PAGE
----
Raw Manuka Honey is a mainstay in my herbal remedies cabinet to speed healing on all types of wounds, and I’ve used it with great results on several occasions.
Why Raw Honey?
Most recently, when the blade of my beloved spiralizer that makes vegetable noodles sliced off almost all of the fingerprint on my pinky finger. To be fair, I’d foolishly stored the removable blade in the back of a drawer where I knew my children couldn’t reach it and forgotten about it myself, so when I reached into the drawer for something else… you get the idea.
As these things normally do, this happened when my husband was out of town for the night and I was home with my children. It wasn’t all that painful but it gushed a lot of blood and I had a hard time getting it to stop. After an hour of applying pressure and a somewhat panicky call to my Dad (who was an EMT when he was younger), the bleeding had mostly stopped and I was trying to figure out the best way to dress the wound.
My struggle was that the skin was cut off on three sides and a large flap was hanging loose, so I had to hold enough pressure on the wound to help it heal, and I needed something that would fight any bacteria that had gotten trapped under the skin. I remembered using honey when my husband had cut his foot pretty badly, so I turned to this.
I spread a thin layer of raw honey on the skin, added a drop of lavender oil and wrapped it tightly. I didn’t want to have to remove the bandage much for a couple of days, since it tended to re-open when I did, so I wrapped it well and left it on.
I was shocked after two days when I took off the bandage and noticed the drastic healing that had already happened. I knew from past experience that honey is often used in burn units and emergency rooms for wound treatment and that there is even a hospital grade version called Medihoney that is used in mainstream medicine.
A Note About Burns
Burns can be extremely serious. I’ve only used this remedy on minor burns, although it is used in hospital settings as well. If you suspect that your burn is serious, are experiencing a lot of pain, or if the burn covers more than a small area of the body, seek medical care immediately. This article has some basic guidelines for determining how severe a burn is.
Honey for Burns: An Incredible Remedy
Honey is well documented for use in all types of wounds, including cuts and puncture wounds, but it is most well documented for us on burns. There are hundreds of studies documenting the medical uses of honey for everything from severe burns to ulcers and every wound in between.
Documented historical use of honey dates back thousands of years to Ancient Egypt and honey’s medicinal properties for wounds are documented in ancient Chinese medicine, Ancient Greece, Ancient Rome and in the Bible.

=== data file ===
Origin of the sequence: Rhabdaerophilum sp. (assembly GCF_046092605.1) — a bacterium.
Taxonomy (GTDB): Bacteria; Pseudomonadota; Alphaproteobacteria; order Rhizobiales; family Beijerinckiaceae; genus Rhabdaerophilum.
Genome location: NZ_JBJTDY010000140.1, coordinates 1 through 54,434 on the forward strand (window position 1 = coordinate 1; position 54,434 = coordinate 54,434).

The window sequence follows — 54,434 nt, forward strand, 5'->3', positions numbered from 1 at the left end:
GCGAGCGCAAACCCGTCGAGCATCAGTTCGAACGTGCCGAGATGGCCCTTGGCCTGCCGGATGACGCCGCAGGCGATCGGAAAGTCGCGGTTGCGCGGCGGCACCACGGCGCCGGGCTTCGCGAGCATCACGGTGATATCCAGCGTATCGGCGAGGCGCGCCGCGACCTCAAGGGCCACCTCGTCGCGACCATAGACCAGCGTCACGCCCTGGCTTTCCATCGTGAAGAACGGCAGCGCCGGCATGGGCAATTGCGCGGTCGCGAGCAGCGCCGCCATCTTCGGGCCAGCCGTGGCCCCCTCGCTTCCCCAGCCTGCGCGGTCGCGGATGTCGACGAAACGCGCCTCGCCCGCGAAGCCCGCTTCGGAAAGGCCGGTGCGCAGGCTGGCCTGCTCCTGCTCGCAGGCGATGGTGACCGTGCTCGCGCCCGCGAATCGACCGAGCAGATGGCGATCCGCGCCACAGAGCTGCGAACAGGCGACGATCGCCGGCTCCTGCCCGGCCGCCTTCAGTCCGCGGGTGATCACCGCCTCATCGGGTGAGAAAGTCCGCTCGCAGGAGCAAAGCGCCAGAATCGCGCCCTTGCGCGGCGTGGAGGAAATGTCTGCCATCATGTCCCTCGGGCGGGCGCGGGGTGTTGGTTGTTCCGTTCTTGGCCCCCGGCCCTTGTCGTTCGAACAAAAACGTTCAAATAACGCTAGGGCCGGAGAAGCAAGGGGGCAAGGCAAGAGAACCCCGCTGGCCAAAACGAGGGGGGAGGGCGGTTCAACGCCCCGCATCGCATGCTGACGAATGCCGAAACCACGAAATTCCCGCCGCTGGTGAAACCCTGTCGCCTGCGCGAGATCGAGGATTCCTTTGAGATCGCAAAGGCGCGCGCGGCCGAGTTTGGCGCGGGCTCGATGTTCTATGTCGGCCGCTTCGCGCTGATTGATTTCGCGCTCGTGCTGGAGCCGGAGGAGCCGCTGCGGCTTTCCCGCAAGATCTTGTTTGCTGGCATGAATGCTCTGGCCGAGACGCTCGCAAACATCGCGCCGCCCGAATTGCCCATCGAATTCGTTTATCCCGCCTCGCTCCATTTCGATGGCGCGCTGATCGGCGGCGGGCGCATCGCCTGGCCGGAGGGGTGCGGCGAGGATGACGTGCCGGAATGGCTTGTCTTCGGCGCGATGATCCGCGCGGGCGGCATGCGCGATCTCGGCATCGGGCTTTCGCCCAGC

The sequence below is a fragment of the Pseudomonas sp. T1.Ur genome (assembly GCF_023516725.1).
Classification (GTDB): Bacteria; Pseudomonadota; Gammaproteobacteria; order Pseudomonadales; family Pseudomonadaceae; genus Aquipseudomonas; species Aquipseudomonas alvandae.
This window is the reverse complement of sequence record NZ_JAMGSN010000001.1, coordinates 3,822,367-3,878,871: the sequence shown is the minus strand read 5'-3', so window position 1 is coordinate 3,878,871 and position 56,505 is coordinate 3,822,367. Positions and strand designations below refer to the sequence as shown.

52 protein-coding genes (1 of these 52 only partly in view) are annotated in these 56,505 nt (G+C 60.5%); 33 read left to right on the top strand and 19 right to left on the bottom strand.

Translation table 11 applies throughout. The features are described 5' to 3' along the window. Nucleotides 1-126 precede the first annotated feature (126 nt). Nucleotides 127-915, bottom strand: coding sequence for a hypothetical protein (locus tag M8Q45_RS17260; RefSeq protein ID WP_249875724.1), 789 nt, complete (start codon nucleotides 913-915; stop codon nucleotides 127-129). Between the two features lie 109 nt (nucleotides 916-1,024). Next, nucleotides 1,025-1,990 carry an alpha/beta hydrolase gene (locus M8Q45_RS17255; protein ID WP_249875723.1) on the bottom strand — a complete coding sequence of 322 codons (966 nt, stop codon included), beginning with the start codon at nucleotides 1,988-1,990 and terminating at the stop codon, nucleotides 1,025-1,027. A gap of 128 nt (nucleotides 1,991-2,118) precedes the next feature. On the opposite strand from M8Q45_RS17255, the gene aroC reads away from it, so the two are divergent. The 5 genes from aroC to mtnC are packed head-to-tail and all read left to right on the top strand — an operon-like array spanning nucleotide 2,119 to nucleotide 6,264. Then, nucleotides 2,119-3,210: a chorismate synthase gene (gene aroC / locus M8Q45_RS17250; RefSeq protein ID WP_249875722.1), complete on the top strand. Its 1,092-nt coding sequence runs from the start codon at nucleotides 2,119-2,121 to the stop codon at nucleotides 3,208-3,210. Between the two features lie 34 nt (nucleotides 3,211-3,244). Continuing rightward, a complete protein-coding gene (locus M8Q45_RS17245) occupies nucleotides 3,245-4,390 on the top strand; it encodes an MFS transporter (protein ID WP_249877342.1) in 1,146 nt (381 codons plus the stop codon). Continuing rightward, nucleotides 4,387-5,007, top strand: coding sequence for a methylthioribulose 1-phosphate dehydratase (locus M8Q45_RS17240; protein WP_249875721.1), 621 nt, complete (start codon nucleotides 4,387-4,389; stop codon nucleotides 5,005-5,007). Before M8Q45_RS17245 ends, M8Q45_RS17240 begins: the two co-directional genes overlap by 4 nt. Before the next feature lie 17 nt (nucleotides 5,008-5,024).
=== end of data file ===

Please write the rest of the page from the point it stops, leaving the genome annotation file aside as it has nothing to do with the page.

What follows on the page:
Modern research has confirmed these beneficial uses of honey, showing its effectiveness against at least 80 harmful strains, including gram negative and positive bacteria, various types of fungus, and antibiotic-resistant bacteria like MRSA (methicillin resistant Staphylococcus aureus) and MSSA (methicillin sensitive Staphylococcus aureus).(1)
This makes honey especially important as there is widespread development of antibiotic-resistant bacteria and honey is consistently affective against these strains in trials. In fact, honey routinely outperforms other common wound treatments by drastic margins. For instance, when honey was compared to silver sulfadiazine gauze dressing:
A total of 104 cases of superficial burn injury were studied to assess the efficiency of honey as a dressing in comparison with silver sulfadiazine gauze dressing. In the 52 patients treated with honey, 91 per cent of wounds were rendered sterile within 7 days. In the 52 patients treated with silver sulfadiazine, 7 per cent showed control of infection within 7 days. Healthy granulation tissue was observed earlier in patients treated with honey (mean 7.4 versus 13.4 days). Of the wounds treated with honey 87 per cent healed within 15 days as against 10 per cent in the control group. Relief of pain, a lower incidence of hypertrophic scar and postburn contracture, low cost and easy availability make honey an ideal dressing in the treatment of burns.(2)
That study, and many others, show that not only is honey an effective choice for wounds and burns, it may be the best choice available in many cases. Another study explains the many ways that honey benefits a wound:
As a dressing on wounds, honey provides a moist healing environment, rapidly clears infection, deodorizes, and reduces inflammation, edema, and exudation. Also, it increases the rate of healing by stimulation of angiogenesis, granulation, and epithelialization, making skin grafting unnecessary and giving excellent cosmetic results.(3)